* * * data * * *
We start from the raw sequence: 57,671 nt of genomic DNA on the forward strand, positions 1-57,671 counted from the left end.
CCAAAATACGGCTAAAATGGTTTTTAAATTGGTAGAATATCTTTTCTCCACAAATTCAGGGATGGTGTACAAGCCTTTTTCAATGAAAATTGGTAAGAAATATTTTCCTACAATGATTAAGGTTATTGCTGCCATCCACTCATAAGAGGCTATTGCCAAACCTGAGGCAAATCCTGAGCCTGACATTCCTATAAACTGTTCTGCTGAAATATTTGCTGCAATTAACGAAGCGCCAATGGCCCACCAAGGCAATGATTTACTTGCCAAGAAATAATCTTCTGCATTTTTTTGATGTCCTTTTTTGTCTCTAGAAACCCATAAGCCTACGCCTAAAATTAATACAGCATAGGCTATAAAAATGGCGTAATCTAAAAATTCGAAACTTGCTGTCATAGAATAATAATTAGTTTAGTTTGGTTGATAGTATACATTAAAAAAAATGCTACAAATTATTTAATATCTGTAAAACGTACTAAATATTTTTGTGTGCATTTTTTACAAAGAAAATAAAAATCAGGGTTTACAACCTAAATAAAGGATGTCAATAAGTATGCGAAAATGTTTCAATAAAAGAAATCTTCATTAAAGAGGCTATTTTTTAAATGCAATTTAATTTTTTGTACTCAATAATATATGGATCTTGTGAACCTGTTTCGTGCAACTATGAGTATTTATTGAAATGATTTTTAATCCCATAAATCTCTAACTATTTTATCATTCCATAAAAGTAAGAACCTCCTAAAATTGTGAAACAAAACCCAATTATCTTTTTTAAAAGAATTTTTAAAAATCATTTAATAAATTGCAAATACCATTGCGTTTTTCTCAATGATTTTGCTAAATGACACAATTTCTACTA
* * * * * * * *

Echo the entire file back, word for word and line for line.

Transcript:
We start from the raw sequence: 57,671 nt of genomic DNA on the forward strand, positions 1-57,671 counted from the left end.
CCAAAATACGGCTAAAATGGTTTTTAAATTGGTAGAATATCTTTTCTCCACAAATTCAGGGATGGTGTACAAGCCTTTTTCAATGAAAATTGGTAAGAAATATTTTCCTACAATGATTAAGGTTATTGCTGCCATCCACTCATAAGAGGCTATTGCCAAACCTGAGGCAAATCCTGAGCCTGACATTCCTATAAACTGTTCTGCTGAAATATTTGCTGCAATTAACGAAGCGCCAATGGCCCACCAAGGCAATGATTTACTTGCCAAGAAATAATCTTCTGCATTTTTTTGATGTCCTTTTTTGTCTCTAGAAACCCATAAGCCTACGCCTAAAATTAATACAGCATAGGCTATAAAAATGGCGTAATCTAAAAATTCGAAACTTGCTGTCATAGAATAATAATTAGTTTAGTTTGGTTGATAGTATACATTAAAAAAAATGCTACAAATTATTTAATATCTGTAAAACGTACTAAATATTTTTGTGTGCATTTTTTACAAAGAAAATAAAAATCAGGGTTTACAACCTAAATAAAGGATGTCAATAAGTATGCGAAAATGTTTCAATAAAAGAAATCTTCATTAAAGAGGCTATTTTTTAAATGCAATTTAATTTTTTGTACTCAATAATATATGGATCTTGTGAACCTGTTTCGTGCAACTATGAGTATTTATTGAAATGATTTTTAATCCCATAAATCTCTAACTATTTTATCATTCCATAAAAGTAAGAACCTCCTAAAATTGTGAAACAAAACCCAATTATCTTTTTTAAAAGAATTTTTAAAAATCATTTAATAAATTGCAAATACCATTGCGTTTTTCTCAATGATTTTGCTAAATGACACAATTTCTACTA